ContentsNotes to the InstructorSoftware Supplements. . . . . . . . . . . . .Computer Labs. . . . . . . . . . . . . . . .Group Projects . . . . . . . . . . . . . . . . .Technical Writing Exercises . . . . . . . . . .Student Presentations . . . . . . . . . . . . .Homework Assignments . . . . . . . . . . . .Syllabus Suggestions . . . . . . . . . . . . . .Numerical, Graphical, and Qualitative MethodsEngineering/Physics Applications. . . . . .Biology/Ecology Applications . . . . . . . . . . .Supplemental Group Projects9Detailed Solutions & Answers to Even-Numbered ProblemsCHAPTER 1 IntroductionExercises 1.1 Detailed Solutions.Exercises 1.2 Detailed Solutions.Exercises 1.3 Detailed Solutions.Exercises 1.4 Detailed Solutions.Tables . . . . . . . . . . . . . . . .Figures. . . . . . . . . . . . . . .11122233457.CHAPTER 2 First Order Differential EquationsExercises 2.2 Detailed Solutions. . . . . . . . . . .Exercises 2.3 Detailed Solutions. . . . . . . . . . .Exercises 2.4 Detailed Solutions. . . . . . . . . . .Exercises 2.5 Detailed Solutions. . . . . . . . . . .Exercises 2.6 Detailed Solutions. . . . . . . . . . .Review Problems Answers. . . . . . . . . . . . . .Tables . . . . . . . . . . . . . . . . . . . . . . . . . .Figures. . . . . . . . . . . . . . . . . . . . . . . . .17.17171822252829.353541485661707171iii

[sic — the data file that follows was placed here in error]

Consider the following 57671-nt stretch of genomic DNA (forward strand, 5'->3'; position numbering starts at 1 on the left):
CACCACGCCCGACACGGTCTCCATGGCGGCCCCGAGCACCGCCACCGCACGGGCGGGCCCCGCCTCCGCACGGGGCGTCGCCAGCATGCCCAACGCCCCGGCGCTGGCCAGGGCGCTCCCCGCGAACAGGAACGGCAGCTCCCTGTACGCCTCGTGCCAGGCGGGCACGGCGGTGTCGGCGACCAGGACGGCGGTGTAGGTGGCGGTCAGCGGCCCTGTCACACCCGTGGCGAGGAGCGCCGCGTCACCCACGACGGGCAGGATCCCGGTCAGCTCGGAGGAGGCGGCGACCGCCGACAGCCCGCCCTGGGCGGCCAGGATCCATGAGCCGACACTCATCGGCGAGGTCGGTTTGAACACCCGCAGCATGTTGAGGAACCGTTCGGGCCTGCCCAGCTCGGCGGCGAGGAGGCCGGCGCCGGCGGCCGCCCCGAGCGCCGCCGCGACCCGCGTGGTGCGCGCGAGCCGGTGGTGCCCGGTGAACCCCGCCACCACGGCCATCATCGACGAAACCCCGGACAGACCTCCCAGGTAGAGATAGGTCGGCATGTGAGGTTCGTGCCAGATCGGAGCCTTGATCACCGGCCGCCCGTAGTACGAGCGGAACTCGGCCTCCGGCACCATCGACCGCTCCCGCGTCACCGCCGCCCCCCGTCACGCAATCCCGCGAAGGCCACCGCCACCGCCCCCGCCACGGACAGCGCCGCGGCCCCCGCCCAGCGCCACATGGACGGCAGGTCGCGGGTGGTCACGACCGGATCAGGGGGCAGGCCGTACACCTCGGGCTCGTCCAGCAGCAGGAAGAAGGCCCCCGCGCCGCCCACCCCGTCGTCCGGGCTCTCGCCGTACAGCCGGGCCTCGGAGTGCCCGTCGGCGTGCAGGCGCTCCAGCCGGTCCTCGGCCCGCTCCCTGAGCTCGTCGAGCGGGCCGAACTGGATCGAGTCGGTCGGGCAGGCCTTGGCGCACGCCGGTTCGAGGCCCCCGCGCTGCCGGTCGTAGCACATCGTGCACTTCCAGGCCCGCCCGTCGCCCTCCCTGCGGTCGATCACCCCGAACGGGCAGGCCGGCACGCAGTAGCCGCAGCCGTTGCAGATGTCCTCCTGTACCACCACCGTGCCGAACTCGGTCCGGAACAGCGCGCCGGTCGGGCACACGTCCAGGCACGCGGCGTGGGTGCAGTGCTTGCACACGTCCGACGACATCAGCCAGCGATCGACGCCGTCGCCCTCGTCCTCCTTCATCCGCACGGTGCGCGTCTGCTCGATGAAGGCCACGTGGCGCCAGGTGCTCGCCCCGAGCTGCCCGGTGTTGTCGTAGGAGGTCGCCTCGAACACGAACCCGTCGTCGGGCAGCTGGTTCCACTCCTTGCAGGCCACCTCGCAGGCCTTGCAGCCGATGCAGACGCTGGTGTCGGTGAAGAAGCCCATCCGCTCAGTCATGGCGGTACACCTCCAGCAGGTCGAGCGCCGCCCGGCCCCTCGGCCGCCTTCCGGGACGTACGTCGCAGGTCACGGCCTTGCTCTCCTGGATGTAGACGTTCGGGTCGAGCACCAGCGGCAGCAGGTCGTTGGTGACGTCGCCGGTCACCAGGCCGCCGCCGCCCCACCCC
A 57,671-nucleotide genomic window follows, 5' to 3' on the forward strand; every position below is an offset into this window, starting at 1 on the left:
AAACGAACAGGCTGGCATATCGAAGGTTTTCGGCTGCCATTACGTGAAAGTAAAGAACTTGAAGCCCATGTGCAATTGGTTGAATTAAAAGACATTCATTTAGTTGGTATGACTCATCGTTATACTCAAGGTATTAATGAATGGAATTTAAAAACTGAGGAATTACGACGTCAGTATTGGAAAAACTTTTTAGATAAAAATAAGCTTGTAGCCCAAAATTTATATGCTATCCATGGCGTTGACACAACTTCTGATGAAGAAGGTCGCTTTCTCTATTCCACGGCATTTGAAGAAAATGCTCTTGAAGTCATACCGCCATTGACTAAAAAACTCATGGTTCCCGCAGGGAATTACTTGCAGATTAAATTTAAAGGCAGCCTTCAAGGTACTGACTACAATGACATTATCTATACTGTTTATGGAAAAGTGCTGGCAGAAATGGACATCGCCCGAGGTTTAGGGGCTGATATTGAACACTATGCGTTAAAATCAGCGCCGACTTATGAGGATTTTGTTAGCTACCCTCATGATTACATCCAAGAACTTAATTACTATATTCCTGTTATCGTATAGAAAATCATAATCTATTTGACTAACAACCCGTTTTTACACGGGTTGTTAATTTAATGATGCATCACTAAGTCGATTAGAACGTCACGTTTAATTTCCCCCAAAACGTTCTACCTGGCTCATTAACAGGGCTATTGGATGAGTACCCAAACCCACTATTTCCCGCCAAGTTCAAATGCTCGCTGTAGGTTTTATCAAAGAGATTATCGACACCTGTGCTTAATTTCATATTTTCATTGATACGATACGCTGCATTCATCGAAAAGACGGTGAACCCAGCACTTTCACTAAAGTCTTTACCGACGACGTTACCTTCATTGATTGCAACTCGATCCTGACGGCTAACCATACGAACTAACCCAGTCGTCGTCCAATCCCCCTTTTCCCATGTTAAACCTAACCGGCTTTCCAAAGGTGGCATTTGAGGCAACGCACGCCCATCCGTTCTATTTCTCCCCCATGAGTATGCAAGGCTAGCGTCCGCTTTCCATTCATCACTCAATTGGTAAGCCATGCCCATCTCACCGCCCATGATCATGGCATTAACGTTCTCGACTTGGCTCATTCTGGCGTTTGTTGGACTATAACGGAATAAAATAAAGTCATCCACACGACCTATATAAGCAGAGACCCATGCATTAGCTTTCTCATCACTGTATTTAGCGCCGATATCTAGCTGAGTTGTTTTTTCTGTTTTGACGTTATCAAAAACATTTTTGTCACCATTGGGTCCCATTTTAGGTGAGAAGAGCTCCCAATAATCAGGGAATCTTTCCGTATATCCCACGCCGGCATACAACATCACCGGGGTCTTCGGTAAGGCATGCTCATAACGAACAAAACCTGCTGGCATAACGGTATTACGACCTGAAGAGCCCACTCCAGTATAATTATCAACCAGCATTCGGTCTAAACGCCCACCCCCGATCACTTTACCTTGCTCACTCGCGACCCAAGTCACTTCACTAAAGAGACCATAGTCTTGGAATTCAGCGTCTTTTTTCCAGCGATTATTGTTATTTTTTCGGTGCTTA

CHAPTER 3Mathematical Models and Numerical MethodsInvolving First Order EquationsExercises 3.2 Detailed Solutions. . . . . . . . . . . . . . . . . . .Exercises 3.3 Detailed Solutions. . . . . . . . . . . . . . . . . . .Exercises 3.4 Detailed Solutions. . . . . . . . . . . . . . . . . . .Exercises 3.5 Answers . . . . . . . . . . . . . . . . . . . . . . . . .Exercises 3.6 Answers . . . . . . . . . . . . . . . . . . . . . . . . .Exercises 3.7 Answers . . . . . . . . . . . . . . . . . . . . . . . . .Tables . . . . . . . . . . . . . . . . . . . . . . . . . . . . . . . . . .Figures. . . . . . . . . . . . . . . . . . . . . . . . . . . . . . . . .CHAPTER 4 Linear Second OrderExercises 4.1 Detailed Solutions. .Exercises 4.2 Detailed Solutions. .Exercises 4.3 Detailed Solutions. .Exercises 4.4 Detailed Solutions. .Exercises 4.5 Detailed Solutions. .Exercises 4.6 Detailed Solutions. .Exercises 4.7 Detailed Solutions. .Exercises 4.8 Detailed Solutions. .Exercises 4.9 Detailed Solutions. .Exercises 4.10 Detailed Solutions . .Review Problems Answers. . . . .Figures. . . . . . . . . . . . . . . .ivEquations. . . . . . . . . . . . . . . . . . . . . . . . . . . . . . . . . . . . . . . . . . . . . . . . . . . . . . . . . . . . . . . . . . . . . . . . .CHAPTER 5 Introduction to SystemsExercises 5.2 Answers . . . . . . . . . .Exercises 5.3 Answers . . . . . . . . . .Exercises 5.4 Answers . . . . . . . . . .Exercises 5.5 Answers . . . . . . . . . .Exercises 5.6 Answers . . . . . . . . . .Exercises 5.7 Answers . . . . . . . . . .Exercises 5.8 Answers . . . . . . . . . .Review Problems Answers. . . . . . .Tables . . . . . . . . . . . . . . . . . . .Figures. . . . . . . . . . . . . . . . . .and. . . . . . . . . . . . . . . . . . . . .CHAPTER 6Exercises 6.1Exercises 6.2Exercises 6.3Exercises 6.4Linear Differential. . . . . . . . . . . . . . . . . . . . . . . . . . . . . . . . . . . . . . . . . . . . .Theory of Higher-OrderAnswers . . . . . . . . . .Answers . . . . . . . . . .Answers . . . . . . . . . .Answers . . . . . . . . . .Phase. . . . . . . . . . . . . . . . . . . . . . . . . . . . . . .Plane Analysis. . . . . . . . . . . . . . . . . . . . . . . . . . . . . . . . . . . . . . . . . . . . . . . . . . . . . . . . . . . . . . . . . . . . . . . . . . . . . . . . . . . . . . . . . . .Equations. . . . . . . . . . . . . . . . . . . . . . . . 3194194195